• MCM says:

    MMA-LOGIC
    “You should also not be rewarded for take downs unless they are slams or throws that cause damage.”
    Sorry Logic, but that argument makes no sense. That’s like saying you shouldn’t be awarded points for landing strikes unless they break skin or cause a KO. Or that that you shouldn’t be awarded points for submissions unless they cause damage (which would negate the tap out).

    Why is it that some people (and you see them on every MMA board across the web) think knocking (or even tripping) an opponent down with a strike or jumping into guard and pulling an opponent down is perfectly acceptable, but grabbing a single leg and yanking an opponent to the mat shouldn’t count?
    I’ve heard people speak in awe of “BJJ” fighters that hold their opponents in “rubber guard” or “mission control” and praise them for keeping tight and controlling posture. Yet these same people will dismiss a “Wrestler”, like Guida, who is constantly looking to improve his position while trying to deliver damage. Even wrestlers that don’t deliver damage but are always trying to get side control or mount are often considered “boring”, but that’s what Grappling is. Why is the only form of acceptable grappling in MMA allowed to be BJJ when Wrestling has been a successful Martial Art of thousands of years?

  • MCM says:

    Angry Mike, I was think more along the lines of the tenacity of Guida. Both Cope and Guida seam to be likeable guys that come out to have a good time and go all out, win or lose, in each fight. But maybe with long hair……..

  • THEGUNNER says:

    Clay is wack hes not a finisher the only way he should get a title shot is after a good finish or hes gonna be like fitch go all the way to the top with boring safe style andhave to wait for a year to try and get a title shot when no one wants to see him fight. maybe penn vs guida then title shot.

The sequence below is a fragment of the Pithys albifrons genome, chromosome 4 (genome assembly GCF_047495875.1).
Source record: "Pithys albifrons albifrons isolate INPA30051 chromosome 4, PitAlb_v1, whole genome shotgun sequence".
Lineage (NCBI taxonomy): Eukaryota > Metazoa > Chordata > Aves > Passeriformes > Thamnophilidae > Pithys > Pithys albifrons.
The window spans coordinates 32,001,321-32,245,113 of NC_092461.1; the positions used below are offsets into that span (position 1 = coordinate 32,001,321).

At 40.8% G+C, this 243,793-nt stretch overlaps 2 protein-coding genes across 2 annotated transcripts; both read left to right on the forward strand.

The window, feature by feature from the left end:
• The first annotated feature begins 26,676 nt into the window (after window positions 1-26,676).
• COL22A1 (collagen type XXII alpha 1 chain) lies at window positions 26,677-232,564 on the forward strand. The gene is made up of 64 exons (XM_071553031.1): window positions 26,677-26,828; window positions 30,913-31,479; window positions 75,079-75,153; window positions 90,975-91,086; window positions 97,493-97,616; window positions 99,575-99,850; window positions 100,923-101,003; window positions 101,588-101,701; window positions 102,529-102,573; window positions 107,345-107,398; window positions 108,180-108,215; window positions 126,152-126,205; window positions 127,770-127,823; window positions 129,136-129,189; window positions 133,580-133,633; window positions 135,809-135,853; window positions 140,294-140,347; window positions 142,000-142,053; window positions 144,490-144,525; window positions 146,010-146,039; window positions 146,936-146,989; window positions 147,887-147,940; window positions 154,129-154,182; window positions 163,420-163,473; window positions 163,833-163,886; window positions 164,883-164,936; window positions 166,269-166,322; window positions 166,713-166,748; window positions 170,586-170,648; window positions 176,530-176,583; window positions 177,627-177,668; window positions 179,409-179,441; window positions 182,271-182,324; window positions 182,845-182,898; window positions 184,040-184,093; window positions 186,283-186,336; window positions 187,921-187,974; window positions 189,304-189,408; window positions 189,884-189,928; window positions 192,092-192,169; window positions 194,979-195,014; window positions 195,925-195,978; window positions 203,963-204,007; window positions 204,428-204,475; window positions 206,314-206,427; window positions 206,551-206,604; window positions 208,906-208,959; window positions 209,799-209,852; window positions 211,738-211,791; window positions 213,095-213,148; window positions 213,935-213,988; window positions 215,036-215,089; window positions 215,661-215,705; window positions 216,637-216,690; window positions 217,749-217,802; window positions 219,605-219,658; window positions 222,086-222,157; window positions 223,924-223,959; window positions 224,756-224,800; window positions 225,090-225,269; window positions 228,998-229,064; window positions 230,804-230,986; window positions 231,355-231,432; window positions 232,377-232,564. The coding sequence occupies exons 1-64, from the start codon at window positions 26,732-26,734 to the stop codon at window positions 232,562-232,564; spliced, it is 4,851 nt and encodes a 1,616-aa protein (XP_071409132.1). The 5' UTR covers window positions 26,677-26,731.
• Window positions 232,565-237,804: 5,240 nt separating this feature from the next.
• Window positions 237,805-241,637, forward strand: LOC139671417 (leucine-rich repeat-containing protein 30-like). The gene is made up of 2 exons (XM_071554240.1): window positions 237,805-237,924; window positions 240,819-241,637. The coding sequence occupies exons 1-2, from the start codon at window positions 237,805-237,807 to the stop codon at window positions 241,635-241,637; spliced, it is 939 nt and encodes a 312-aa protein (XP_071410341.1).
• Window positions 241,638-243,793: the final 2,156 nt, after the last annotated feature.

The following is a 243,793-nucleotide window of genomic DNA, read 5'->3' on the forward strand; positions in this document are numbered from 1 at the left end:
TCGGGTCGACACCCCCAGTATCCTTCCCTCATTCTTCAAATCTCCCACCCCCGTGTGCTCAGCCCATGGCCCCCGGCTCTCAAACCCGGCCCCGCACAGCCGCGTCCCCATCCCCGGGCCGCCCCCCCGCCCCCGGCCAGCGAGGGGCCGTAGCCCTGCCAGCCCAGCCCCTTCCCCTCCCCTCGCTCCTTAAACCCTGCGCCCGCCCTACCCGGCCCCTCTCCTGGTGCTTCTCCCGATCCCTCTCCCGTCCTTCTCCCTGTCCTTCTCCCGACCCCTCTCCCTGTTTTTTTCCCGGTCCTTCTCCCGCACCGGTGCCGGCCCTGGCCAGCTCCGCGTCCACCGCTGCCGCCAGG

• Angry Mike says:

    MCM

    If Cope would grow a mullet to go with the “whoos”, I swear I’d build an alter to him in my back yard. Chris Cope, the god of annoyance.

  • JabCrossHook says:

    “I’ve heard people speak in awe of “BJJ” fighters that hold their opponents in “rubber guard” or “mission control” and praise them for keeping tight and controlling posture. Yet these same people will dismiss a “Wrestler”, like Guida, who is constantly looking to improve his position while trying to deliver damage. Even wrestlers that don’t deliver damage but are always trying to get side control or mount are often considered “boring”, but that’s what Grappling is. Why is the only form of acceptable grappling in MMA allowed to be BJJ when Wrestling has been a successful Martial Art of thousands of years?”

    This isn’t a grappling competition, this is fighting, and control is only in perception of people watching the fight. I’ll give you an example, King Mo vs Mousasi, who was hurt more and looked more damaged after the fight? Obviously King Mo, he even got rocked by an upkick, his whole eye was swollen shut and he won the fight just on takedowns and not even doing anything or landing any meaningful GnP. Mousasi looked pretty comfy on his back just wailing on Mo, and all the strikes from the bottom made King Mo not even want to be in the guard of Mousasi. Sounds like Mousasi was really the one controlling to me…..that’s why awarding points on “control” is bullshit, they should reward it on damage done.

    Also if its in a ring, you can’t pin people up against the cage and just lean on them like Rick Story did to Alves for the first 2 rounds of their fight. Just food for thought, but those type of wrestlers or you can call them “fighters” are ruining the sport and making it boring.

  • GIKE MOLDBERG says:

    Anyone who bet against Ferguson is an absolute imbecile-you heard it here first

  • Sykotick says: